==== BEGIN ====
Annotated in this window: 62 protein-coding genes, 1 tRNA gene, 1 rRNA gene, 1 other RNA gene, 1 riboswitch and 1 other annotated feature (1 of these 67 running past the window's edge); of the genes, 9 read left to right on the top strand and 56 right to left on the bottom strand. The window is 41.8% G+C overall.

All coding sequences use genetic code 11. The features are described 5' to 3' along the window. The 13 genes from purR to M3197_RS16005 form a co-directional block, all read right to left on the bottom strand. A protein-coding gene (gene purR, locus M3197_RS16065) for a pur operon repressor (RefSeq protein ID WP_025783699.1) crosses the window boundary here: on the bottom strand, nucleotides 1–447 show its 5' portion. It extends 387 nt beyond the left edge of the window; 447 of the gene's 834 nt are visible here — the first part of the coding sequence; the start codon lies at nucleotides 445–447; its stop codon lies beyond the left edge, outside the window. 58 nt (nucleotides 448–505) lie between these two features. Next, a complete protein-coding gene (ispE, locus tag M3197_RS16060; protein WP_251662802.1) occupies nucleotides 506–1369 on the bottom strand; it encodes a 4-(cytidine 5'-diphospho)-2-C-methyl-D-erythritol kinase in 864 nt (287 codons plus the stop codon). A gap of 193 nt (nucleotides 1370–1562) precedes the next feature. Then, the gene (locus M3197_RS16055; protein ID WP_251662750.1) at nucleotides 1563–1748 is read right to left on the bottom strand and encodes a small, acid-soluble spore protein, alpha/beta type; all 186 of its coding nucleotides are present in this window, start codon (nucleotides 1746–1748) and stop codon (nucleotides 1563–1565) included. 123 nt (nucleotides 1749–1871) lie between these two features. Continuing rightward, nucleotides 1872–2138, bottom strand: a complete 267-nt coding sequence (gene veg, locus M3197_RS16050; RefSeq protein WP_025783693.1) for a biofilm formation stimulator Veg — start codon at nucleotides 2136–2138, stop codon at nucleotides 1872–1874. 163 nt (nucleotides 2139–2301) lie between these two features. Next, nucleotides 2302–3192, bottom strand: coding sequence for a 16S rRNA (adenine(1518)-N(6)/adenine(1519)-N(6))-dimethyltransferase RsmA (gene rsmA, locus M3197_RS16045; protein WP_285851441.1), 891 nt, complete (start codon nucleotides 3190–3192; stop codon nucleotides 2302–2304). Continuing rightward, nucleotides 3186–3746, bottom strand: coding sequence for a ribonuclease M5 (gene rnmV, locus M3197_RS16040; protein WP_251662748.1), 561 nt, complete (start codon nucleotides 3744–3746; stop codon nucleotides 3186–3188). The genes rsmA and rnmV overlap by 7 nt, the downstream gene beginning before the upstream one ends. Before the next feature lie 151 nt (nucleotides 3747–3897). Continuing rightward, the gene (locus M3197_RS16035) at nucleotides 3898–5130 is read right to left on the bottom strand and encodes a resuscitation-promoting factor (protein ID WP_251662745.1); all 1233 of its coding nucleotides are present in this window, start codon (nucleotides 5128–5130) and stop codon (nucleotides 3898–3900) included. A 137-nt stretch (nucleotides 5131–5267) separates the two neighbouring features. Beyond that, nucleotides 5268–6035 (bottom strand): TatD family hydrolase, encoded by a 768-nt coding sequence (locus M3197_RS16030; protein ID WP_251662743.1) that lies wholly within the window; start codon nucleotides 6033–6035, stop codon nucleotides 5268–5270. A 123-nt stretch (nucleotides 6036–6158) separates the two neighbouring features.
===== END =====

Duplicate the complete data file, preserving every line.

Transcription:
Annotated in this window: 62 protein-coding genes, 1 tRNA gene, 1 rRNA gene, 1 other RNA gene, 1 riboswitch and 1 other annotated feature (1 of these 67 running past the window's edge); of the genes, 9 read left to right on the top strand and 56 right to left on the bottom strand. The window is 41.8% G+C overall.

All coding sequences use genetic code 11. The features are described 5' to 3' along the window. The 13 genes from purR to M3197_RS16005 form a co-directional block, all read right to left on the bottom strand. A protein-coding gene (gene purR, locus M3197_RS16065) for a pur operon repressor (RefSeq protein ID WP_025783699.1) crosses the window boundary here: on the bottom strand, nucleotides 1–447 show its 5' portion. It extends 387 nt beyond the left edge of the window; 447 of the gene's 834 nt are visible here — the first part of the coding sequence; the start codon lies at nucleotides 445–447; its stop codon lies beyond the left edge, outside the window. 58 nt (nucleotides 448–505) lie between these two features. Next, a complete protein-coding gene (ispE, locus tag M3197_RS16060; protein WP_251662802.1) occupies nucleotides 506–1369 on the bottom strand; it encodes a 4-(cytidine 5'-diphospho)-2-C-methyl-D-erythritol kinase in 864 nt (287 codons plus the stop codon). A gap of 193 nt (nucleotides 1370–1562) precedes the next feature. Then, the gene (locus M3197_RS16055; protein ID WP_251662750.1) at nucleotides 1563–1748 is read right to left on the bottom strand and encodes a small, acid-soluble spore protein, alpha/beta type; all 186 of its coding nucleotides are present in this window, start codon (nucleotides 1746–1748) and stop codon (nucleotides 1563–1565) included. 123 nt (nucleotides 1749–1871) lie between these two features. Continuing rightward, nucleotides 1872–2138, bottom strand: a complete 267-nt coding sequence (gene veg, locus M3197_RS16050; RefSeq protein WP_025783693.1) for a biofilm formation stimulator Veg — start codon at nucleotides 2136–2138, stop codon at nucleotides 1872–1874. 163 nt (nucleotides 2139–2301) lie between these two features. Next, nucleotides 2302–3192, bottom strand: coding sequence for a 16S rRNA (adenine(1518)-N(6)/adenine(1519)-N(6))-dimethyltransferase RsmA (gene rsmA, locus M3197_RS16045; protein WP_285851441.1), 891 nt, complete (start codon nucleotides 3190–3192; stop codon nucleotides 2302–2304). Continuing rightward, nucleotides 3186–3746, bottom strand: coding sequence for a ribonuclease M5 (gene rnmV, locus M3197_RS16040; protein WP_251662748.1), 561 nt, complete (start codon nucleotides 3744–3746; stop codon nucleotides 3186–3188). The genes rsmA and rnmV overlap by 7 nt, the downstream gene beginning before the upstream one ends. Before the next feature lie 151 nt (nucleotides 3747–3897). Continuing rightward, the gene (locus M3197_RS16035) at nucleotides 3898–5130 is read right to left on the bottom strand and encodes a resuscitation-promoting factor (protein ID WP_251662745.1); all 1233 of its coding nucleotides are present in this window, start codon (nucleotides 5128–5130) and stop codon (nucleotides 3898–3900) included. A 137-nt stretch (nucleotides 5131–5267) separates the two neighbouring features. Beyond that, nucleotides 5268–6035 (bottom strand): TatD family hydrolase, encoded by a 768-nt coding sequence (locus M3197_RS16030; protein ID WP_251662743.1) that lies wholly within the window; start codon nucleotides 6033–6035, stop codon nucleotides 5268–5270. A 123-nt stretch (nucleotides 6036–6158) separates the two neighbouring features.